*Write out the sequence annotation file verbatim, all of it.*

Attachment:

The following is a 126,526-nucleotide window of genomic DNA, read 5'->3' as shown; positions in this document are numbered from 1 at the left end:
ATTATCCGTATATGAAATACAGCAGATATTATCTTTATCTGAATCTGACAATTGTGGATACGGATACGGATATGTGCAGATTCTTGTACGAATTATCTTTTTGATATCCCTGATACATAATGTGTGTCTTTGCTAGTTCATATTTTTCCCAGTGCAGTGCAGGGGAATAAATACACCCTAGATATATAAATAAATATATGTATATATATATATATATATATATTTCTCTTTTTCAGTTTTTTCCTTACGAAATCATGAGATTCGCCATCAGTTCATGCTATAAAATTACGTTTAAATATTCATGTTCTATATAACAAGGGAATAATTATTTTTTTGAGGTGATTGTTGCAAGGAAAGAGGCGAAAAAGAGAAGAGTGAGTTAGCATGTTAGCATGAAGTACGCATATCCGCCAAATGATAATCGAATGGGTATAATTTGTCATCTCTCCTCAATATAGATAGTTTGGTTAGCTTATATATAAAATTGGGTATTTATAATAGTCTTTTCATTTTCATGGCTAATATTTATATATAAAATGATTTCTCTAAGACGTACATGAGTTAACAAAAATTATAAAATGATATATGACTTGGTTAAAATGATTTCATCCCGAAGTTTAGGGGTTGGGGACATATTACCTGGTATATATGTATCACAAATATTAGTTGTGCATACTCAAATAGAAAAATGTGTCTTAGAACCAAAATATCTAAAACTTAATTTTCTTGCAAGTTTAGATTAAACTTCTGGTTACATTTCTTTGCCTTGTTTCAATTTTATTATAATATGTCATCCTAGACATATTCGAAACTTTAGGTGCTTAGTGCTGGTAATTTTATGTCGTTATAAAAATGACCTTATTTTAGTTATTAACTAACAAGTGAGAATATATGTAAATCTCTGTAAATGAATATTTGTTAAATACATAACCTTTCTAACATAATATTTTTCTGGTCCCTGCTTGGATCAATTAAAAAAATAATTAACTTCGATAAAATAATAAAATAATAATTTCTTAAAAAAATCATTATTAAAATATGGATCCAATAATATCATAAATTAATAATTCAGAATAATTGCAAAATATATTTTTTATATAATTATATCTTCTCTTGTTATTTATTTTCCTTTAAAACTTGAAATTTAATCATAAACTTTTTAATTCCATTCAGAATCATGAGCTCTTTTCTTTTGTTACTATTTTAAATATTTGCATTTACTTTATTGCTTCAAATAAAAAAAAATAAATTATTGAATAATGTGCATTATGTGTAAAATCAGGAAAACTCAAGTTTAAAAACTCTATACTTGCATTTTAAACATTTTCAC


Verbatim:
The following is a 126,526-nucleotide window of genomic DNA, read 5'->3' as shown; positions in this document are numbered from 1 at the left end:
ATTATCCGTATATGAAATACAGCAGATATTATCTTTATCTGAATCTGACAATTGTGGATACGGATACGGATATGTGCAGATTCTTGTACGAATTATCTTTTTGATATCCCTGATACATAATGTGTGTCTTTGCTAGTTCATATTTTTCCCAGTGCAGTGCAGGGGAATAAATACACCCTAGATATATAAATAAATATATGTATATATATATATATATATATATTTCTCTTTTTCAGTTTTTTCCTTACGAAATCATGAGATTCGCCATCAGTTCATGCTATAAAATTACGTTTAAATATTCATGTTCTATATAACAAGGGAATAATTATTTTTTTGAGGTGATTGTTGCAAGGAAAGAGGCGAAAAAGAGAAGAGTGAGTTAGCATGTTAGCATGAAGTACGCATATCCGCCAAATGATAATCGAATGGGTATAATTTGTCATCTCTCCTCAATATAGATAGTTTGGTTAGCTTATATATAAAATTGGGTATTTATAATAGTCTTTTCATTTTCATGGCTAATATTTATATATAAAATGATTTCTCTAAGACGTACATGAGTTAACAAAAATTATAAAATGATATATGACTTGGTTAAAATGATTTCATCCCGAAGTTTAGGGGTTGGGGACATATTACCTGGTATATATGTATCACAAATATTAGTTGTGCATACTCAAATAGAAAAATGTGTCTTAGAACCAAAATATCTAAAACTTAATTTTCTTGCAAGTTTAGATTAAACTTCTGGTTACATTTCTTTGCCTTGTTTCAATTTTATTATAATATGTCATCCTAGACATATTCGAAACTTTAGGTGCTTAGTGCTGGTAATTTTATGTCGTTATAAAAATGACCTTATTTTAGTTATTAACTAACAAGTGAGAATATATGTAAATCTCTGTAAATGAATATTTGTTAAATACATAACCTTTCTAACATAATATTTTTCTGGTCCCTGCTTGGATCAATTAAAAAAATAATTAACTTCGATAAAATAATAAAATAATAATTTCTTAAAAAAATCATTATTAAAATATGGATCCAATAATATCATAAATTAATAATTCAGAATAATTGCAAAATATATTTTTTATATAATTATATCTTCTCTTGTTATTTATTTTCCTTTAAAACTTGAAATTTAATCATAAACTTTTTAATTCCATTCAGAATCATGAGCTCTTTTCTTTTGTTACTATTTTAAATATTTGCATTTACTTTATTGCTTCAAATAAAAAAAAATAAATTATTGAATAATGTGCATTATGTGTAAAATCAGGAAAACTCAAGTTTAAAAACTCTATACTTGCATTTTAAACATTTTCAC